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Important questions about DRaaS you’re not asking your vendor

 

What about failback execution?

At some point after a disaster, an organization will repair or get a new primary data center. It should therefore know how it will execute failback. Unless the organization is comfortable keeping its applications in the cloud permanently, it needs a method to move data back on premises after a disaster has occurred. If the disaster destroys the data center, a full recovery is required.

This means moving a potentially large amount of data across the relatively small bandwidth of an internet connection. With DRaaS, however, a customer can continue to run its environment in the provider’s cloud until the restoration to the new data center is complete. During the replication time, the customer is likely to incur a surcharge for using the provider’s compute resources, so completing this task as quickly as possible is essential.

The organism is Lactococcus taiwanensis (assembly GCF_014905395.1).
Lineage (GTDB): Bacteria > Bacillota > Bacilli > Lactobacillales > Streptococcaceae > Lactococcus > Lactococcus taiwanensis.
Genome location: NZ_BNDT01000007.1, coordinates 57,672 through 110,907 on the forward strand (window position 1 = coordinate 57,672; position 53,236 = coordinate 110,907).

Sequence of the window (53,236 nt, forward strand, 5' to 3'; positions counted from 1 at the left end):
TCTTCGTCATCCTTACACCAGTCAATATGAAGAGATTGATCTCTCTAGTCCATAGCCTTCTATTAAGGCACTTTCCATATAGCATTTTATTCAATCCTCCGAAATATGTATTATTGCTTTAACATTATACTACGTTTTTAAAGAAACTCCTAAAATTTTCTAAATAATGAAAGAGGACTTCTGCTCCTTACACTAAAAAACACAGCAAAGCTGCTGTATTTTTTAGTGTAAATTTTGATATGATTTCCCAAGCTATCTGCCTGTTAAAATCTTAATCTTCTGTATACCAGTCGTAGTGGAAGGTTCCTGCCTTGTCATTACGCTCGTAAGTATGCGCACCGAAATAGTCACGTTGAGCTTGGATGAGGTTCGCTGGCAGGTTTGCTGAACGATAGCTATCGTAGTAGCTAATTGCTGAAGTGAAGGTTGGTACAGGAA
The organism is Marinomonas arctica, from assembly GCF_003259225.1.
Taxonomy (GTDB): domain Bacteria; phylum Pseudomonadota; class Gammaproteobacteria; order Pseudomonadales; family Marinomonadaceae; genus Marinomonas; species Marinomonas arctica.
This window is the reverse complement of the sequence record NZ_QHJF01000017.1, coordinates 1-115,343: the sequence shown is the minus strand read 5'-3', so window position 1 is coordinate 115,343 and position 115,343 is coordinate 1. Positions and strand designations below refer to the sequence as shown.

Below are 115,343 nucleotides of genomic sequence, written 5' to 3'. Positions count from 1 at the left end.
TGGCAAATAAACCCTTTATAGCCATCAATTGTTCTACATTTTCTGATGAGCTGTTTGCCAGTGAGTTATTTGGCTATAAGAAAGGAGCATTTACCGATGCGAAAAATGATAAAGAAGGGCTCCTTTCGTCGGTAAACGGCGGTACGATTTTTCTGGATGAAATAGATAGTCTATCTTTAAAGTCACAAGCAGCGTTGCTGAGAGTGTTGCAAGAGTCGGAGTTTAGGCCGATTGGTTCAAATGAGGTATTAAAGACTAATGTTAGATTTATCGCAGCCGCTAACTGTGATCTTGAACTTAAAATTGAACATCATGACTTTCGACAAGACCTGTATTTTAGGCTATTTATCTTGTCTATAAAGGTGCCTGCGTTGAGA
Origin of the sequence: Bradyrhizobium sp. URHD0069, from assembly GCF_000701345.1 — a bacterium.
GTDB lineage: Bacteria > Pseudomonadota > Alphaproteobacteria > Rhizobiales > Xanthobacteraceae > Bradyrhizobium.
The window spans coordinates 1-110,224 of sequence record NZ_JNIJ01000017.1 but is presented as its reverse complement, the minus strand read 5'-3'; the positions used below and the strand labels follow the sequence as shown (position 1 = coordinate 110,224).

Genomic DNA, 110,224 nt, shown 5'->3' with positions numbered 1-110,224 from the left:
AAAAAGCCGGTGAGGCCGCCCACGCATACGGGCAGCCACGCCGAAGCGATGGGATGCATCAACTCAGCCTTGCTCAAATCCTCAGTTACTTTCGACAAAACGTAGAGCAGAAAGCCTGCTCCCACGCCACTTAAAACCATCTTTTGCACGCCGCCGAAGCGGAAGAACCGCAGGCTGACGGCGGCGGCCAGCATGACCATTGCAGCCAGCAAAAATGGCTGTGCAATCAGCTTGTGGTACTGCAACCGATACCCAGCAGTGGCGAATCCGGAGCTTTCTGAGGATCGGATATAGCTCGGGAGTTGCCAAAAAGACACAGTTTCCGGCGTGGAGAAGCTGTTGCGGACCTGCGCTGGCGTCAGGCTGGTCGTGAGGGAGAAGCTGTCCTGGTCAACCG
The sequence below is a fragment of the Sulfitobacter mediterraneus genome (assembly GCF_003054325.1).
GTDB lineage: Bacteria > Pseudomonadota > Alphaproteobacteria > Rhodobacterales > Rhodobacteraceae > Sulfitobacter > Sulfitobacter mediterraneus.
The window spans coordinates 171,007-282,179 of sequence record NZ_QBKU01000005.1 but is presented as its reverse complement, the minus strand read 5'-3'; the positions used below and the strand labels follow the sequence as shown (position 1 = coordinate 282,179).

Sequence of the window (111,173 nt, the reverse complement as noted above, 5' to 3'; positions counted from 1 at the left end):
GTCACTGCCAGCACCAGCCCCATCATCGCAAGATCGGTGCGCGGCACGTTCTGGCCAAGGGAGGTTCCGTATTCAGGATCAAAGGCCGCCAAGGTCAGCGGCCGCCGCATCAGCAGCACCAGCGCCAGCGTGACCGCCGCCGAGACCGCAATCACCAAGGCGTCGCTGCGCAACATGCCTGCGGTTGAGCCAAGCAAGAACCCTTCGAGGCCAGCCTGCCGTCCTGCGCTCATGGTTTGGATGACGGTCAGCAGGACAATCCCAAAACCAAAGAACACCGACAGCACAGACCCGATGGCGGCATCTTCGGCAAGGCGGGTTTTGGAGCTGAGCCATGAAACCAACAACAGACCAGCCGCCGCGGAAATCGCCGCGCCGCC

You should look for DRaaS providers that can bulk ship a baseline set of data and then sync just data changes after recovering the baseline data set.

A more common outcome is when a disaster affects only part of the data center or the declaration turns out to be a false alarm. In these situations, a customer needs the ability to do a smart compare between the primary data center and the cloud data center. The goal is to send only the data that changed while production was running in the cloud. Having to resort to a full recovery when most of the data is in-place is unacceptable.

 

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